Now that February has passed; a month that saw tumultuous stock market volatility, especially in the US, it seems appropriate to take a slightly less fevered look at where we are now and where we may go from here.

The first thing to note is that the US market has recovered the bulk of its losses, with the year to date return on the US S&P 500 being a positive 2.7%.

As we have noted previously most US market sectors are showing strong earnings growth and projecting increased profits both from business activity and the bonus of the corporate tax cut.

Internationally companies are performing well with growth in Emerging Markets, Japan and Europe.

So, given this pretty much universal corporate economic good news, why are the major markets so skittish?

Surely these should be the optimal conditions to give strong returns as performance improves and, in all likelihood, will keep doing so for a while.

NowThings vs FutureThings

One of the more confounding drivers of market direction is the element of ‘Futurology’ involved.

This is to say that markets are always attempting to look into the future, trying to divine where things will be in say 18 to 24 months’ time, then applying this forward position back to stock values in the present.

This explains in part why markets can run ahead of things actually getting better if markets believe they will, and conversely lagging behind as now when the data is positive.

It’s all about rates

The Financial crisis of 08/09 is now a piece of economic history in many ways.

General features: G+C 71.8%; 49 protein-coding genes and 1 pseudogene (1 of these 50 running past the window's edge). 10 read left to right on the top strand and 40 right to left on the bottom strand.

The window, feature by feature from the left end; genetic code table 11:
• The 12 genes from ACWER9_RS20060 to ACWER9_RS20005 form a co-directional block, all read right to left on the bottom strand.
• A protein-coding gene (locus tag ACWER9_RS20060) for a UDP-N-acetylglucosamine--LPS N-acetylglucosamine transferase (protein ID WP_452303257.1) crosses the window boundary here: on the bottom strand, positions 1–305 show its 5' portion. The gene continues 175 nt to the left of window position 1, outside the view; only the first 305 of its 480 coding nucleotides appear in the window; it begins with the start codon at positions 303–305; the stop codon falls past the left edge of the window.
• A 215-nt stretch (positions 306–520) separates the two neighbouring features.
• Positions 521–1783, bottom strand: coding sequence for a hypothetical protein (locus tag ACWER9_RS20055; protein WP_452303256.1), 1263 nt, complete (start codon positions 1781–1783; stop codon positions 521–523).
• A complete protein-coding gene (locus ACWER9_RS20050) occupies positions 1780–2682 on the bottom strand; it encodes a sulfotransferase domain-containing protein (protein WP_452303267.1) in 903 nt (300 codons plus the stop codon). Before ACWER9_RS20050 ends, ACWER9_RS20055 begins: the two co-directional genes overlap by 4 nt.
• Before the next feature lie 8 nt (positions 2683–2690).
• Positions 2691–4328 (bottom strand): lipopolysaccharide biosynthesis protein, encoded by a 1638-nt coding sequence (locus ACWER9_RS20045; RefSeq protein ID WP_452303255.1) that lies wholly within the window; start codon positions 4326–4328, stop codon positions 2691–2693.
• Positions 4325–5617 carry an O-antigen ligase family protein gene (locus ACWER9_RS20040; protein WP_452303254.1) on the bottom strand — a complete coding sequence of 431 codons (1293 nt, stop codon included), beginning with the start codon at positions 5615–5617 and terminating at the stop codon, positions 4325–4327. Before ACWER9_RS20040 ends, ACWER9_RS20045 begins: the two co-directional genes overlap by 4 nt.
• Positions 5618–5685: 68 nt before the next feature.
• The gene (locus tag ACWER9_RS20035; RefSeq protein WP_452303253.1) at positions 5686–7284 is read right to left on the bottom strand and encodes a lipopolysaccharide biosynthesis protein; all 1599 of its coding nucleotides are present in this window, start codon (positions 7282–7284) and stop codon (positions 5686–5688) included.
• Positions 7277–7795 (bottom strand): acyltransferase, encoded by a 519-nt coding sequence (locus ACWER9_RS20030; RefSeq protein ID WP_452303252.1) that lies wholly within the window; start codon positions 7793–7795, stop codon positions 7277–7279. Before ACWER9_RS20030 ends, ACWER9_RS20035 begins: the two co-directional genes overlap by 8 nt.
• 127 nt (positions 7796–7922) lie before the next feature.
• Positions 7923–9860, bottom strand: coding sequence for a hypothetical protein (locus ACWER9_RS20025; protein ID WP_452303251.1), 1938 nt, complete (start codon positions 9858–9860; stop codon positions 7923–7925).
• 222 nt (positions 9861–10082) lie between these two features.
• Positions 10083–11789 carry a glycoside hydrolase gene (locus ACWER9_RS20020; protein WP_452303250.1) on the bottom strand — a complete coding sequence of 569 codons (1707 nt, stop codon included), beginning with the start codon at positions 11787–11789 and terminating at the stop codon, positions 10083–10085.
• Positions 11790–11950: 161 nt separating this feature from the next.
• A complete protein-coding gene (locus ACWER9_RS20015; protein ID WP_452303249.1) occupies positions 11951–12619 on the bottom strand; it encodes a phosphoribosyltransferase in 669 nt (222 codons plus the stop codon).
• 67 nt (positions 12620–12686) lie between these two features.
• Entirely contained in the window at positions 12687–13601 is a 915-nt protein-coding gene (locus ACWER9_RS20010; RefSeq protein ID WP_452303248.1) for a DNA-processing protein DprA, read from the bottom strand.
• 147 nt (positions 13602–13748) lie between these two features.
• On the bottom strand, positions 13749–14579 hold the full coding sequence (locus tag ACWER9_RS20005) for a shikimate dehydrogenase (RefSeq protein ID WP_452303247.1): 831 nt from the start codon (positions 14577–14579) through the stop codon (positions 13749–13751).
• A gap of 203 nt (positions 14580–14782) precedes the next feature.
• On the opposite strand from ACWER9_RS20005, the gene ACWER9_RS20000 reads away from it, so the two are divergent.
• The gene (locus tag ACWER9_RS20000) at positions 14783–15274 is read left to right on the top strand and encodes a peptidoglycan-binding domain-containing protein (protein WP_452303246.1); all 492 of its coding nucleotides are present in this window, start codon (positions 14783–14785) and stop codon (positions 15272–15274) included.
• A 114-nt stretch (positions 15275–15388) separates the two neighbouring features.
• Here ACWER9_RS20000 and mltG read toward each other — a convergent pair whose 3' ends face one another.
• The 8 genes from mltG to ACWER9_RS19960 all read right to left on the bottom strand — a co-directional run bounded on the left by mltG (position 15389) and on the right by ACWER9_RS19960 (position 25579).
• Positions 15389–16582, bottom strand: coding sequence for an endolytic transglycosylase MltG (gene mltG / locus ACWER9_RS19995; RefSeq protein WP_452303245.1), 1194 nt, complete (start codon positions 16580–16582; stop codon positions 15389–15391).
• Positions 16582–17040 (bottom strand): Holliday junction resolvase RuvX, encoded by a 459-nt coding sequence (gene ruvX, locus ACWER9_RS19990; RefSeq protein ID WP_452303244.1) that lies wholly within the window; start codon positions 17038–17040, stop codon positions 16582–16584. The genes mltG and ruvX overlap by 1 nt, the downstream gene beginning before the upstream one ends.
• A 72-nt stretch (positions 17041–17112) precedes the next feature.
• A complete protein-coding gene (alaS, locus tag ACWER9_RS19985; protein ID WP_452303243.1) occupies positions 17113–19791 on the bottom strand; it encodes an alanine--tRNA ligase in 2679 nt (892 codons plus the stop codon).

Banks are mended, house prices are well up, markets sit at all-time highs and memories have faded.

However, a major consequence of that crisis remains absolutely front and centre for markets and their future projections.

Interest rates were slashed to negative real costs (they were lower than the inflation rate) after the crisis and massive amounts of liquidity (cash) pumped into the system by Central Banks buying their own debt (treasuries, Bunds, Gilts etc).

This was all absolutely necessary and helped (many many books will debate by exactly how much) to stabilise a staggering world economy.

But today with economies and companies firing on many more cylinders, labour at near-fully utilised levels, with wages rising and inflation beginning to tick up, well, what happens next is their concern.

So, markets have begun to battle the opposing forces of rising profits on the one hand (good), and the future likelihood of rising interest rates on the other (evil).

Why are rising rates kryptonite?

The modern Western economic system has to a large extent been built on the availability and growing utilisation of credit.

In essence Governments, Companies and individuals have borrowed more and more to fund what they want to spend, long before they could have paid for it with their own money; in some cases they would never have been able to do so.

So, business activity and personal consumption has been turbo-charged by enabling what would have taken many years (if ever) to fund internally, is now available immediately because of external credit.

Many economists continually point out the perils of ever increasing debt and the financial crisis such as 2008, was a stark example of the nuclear threat posed by leverage/borrowing against a physical asset whose value is only so high as long as the ability to borrow more remains unfettered (in essence the financial version of the king’s new clothes).

But the reality is that we are now firmly on the ‘debt merry go round’ and as it spins ever faster there’s no realistic way to get off.

Consider therefore the effects over the last 25 years, of rates falling from an average of let’s say 8% to 2% (a reduction of 75% or put the other way an increase required to get back to the high of 300%).